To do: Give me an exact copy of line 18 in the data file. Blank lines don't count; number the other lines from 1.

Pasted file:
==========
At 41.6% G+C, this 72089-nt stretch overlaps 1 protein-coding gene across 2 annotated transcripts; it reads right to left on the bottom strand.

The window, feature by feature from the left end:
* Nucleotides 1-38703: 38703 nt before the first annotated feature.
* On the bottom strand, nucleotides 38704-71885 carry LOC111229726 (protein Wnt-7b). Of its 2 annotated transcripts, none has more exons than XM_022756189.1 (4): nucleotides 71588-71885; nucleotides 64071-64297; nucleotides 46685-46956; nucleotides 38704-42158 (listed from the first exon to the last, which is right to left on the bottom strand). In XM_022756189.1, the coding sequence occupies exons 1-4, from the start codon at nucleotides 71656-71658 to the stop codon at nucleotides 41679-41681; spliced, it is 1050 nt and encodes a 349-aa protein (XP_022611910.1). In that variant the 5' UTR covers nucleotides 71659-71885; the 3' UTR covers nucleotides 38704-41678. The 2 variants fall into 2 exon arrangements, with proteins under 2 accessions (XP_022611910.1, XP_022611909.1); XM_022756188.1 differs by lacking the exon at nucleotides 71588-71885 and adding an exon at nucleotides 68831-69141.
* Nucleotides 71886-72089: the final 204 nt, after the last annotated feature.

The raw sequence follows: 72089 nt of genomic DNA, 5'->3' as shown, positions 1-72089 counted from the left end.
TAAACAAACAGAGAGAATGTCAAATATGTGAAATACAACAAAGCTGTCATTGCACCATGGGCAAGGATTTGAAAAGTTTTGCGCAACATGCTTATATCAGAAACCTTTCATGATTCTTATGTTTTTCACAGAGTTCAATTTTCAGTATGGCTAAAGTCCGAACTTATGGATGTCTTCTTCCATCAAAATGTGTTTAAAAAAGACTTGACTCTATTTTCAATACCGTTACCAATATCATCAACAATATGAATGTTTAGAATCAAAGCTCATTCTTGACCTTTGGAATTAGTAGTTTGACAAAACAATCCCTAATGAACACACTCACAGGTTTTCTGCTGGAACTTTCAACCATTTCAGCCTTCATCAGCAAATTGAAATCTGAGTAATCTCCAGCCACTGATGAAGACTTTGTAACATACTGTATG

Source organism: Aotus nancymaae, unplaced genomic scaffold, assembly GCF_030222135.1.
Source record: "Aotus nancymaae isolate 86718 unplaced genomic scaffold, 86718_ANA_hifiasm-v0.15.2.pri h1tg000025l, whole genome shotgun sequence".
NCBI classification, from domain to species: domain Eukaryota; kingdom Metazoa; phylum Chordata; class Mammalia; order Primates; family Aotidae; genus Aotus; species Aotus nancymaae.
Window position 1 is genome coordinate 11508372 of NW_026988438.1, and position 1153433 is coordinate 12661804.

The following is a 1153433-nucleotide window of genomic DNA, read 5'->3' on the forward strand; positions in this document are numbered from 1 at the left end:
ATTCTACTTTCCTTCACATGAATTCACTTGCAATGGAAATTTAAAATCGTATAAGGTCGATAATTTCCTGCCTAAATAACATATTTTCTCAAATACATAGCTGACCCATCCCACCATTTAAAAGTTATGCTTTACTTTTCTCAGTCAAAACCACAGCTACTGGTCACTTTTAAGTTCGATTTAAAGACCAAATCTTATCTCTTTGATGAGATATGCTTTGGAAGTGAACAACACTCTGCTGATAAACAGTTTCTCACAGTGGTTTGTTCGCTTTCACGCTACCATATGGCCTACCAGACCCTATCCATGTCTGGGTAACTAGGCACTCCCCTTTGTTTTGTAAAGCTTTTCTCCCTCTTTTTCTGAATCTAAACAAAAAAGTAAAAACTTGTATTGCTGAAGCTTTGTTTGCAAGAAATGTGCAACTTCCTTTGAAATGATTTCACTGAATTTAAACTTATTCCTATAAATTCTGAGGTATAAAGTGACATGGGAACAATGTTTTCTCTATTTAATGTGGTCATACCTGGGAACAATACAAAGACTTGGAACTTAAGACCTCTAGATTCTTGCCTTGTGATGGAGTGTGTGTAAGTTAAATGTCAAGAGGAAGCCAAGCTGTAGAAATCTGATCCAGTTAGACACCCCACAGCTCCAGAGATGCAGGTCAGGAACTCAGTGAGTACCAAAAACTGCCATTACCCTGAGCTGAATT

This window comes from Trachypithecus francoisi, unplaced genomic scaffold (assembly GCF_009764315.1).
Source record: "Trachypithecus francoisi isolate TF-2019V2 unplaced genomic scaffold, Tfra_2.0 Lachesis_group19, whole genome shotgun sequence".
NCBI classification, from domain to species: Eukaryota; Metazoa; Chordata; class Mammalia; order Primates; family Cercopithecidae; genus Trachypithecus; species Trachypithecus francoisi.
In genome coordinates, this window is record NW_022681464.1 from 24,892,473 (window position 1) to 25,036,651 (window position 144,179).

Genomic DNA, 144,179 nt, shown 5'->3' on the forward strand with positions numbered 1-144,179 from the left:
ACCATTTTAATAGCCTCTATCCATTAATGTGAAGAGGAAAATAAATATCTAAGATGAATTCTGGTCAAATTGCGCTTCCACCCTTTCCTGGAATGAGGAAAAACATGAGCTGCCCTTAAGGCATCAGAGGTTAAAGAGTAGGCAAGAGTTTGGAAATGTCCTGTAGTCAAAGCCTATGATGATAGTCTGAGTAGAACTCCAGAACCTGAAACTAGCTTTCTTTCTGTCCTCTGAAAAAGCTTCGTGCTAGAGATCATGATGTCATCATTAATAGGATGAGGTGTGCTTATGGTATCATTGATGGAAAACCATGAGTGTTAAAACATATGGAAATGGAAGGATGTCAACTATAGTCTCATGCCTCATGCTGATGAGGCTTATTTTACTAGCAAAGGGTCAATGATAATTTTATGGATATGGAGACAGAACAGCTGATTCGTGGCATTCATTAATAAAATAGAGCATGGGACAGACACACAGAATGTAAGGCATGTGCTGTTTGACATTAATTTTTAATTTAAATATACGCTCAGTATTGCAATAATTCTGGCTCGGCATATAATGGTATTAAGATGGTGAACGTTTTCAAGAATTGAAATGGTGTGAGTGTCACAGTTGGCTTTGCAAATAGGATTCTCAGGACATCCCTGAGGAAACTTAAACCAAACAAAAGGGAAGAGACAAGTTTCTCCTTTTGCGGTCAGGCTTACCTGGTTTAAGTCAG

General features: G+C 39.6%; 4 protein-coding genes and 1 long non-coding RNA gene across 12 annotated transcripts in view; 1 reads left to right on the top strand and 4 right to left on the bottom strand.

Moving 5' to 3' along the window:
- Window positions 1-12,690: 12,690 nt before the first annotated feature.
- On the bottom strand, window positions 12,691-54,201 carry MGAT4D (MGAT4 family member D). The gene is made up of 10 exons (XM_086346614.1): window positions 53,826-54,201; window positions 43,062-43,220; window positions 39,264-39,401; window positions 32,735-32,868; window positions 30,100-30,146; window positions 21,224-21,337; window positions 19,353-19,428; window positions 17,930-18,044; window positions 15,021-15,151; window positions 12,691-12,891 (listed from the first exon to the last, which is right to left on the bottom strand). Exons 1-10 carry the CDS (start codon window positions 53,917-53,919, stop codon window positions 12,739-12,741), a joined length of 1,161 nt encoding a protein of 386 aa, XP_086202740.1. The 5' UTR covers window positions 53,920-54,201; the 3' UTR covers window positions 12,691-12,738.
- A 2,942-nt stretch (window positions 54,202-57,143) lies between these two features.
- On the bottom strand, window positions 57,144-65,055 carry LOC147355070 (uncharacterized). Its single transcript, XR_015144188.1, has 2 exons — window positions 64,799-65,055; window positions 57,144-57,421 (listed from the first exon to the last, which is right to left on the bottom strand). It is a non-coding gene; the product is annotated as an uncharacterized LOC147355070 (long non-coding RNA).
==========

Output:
Genomic DNA, 144,179 nt, shown 5'->3' on the forward strand with positions numbered 1-144,179 from the left: